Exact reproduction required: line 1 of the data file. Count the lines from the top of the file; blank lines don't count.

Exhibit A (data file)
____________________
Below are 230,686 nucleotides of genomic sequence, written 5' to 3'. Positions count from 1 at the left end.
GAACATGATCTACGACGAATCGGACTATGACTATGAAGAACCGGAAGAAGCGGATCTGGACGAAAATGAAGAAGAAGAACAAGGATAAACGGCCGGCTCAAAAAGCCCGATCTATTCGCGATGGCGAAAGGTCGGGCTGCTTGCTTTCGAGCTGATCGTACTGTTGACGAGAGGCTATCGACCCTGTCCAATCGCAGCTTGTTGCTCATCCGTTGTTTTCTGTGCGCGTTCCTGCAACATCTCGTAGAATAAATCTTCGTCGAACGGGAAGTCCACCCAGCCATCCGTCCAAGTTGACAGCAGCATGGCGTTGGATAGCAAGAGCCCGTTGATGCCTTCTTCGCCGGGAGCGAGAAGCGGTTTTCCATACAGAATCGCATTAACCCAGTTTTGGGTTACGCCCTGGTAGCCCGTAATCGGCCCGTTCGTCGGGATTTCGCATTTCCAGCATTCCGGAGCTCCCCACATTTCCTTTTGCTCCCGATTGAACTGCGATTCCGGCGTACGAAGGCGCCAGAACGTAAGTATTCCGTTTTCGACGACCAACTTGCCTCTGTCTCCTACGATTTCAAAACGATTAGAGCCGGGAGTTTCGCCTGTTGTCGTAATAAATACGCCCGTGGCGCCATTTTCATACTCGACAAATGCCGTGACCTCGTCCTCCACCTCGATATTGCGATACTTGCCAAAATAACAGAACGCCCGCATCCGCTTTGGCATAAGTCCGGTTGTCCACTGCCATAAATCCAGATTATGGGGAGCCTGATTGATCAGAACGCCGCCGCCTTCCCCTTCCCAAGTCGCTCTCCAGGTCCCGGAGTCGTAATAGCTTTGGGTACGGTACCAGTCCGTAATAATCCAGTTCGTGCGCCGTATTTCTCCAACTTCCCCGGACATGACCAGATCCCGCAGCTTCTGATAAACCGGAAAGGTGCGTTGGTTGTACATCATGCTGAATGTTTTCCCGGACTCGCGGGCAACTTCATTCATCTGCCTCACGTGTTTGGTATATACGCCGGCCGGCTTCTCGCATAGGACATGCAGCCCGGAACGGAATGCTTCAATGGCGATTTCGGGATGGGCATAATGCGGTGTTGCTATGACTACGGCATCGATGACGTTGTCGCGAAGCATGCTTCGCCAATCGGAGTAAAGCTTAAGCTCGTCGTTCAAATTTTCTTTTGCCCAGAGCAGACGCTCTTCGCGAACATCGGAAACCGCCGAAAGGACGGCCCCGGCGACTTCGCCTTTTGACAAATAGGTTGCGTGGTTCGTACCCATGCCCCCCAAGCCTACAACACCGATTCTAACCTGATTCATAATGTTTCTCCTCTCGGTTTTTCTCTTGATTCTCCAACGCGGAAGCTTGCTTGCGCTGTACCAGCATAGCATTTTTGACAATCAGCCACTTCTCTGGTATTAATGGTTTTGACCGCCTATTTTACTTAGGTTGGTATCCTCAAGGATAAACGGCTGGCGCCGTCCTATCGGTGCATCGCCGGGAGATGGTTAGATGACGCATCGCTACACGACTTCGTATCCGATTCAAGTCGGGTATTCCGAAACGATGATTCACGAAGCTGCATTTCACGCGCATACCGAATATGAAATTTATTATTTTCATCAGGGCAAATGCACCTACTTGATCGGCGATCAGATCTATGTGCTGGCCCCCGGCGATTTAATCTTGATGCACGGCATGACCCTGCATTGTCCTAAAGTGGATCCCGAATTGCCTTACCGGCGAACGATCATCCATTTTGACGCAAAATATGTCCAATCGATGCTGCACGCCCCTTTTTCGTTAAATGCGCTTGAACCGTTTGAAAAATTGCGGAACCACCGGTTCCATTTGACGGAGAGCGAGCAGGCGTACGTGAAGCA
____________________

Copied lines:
Below are 230,686 nucleotides of genomic sequence, written 5' to 3'. Positions count from 1 at the left end.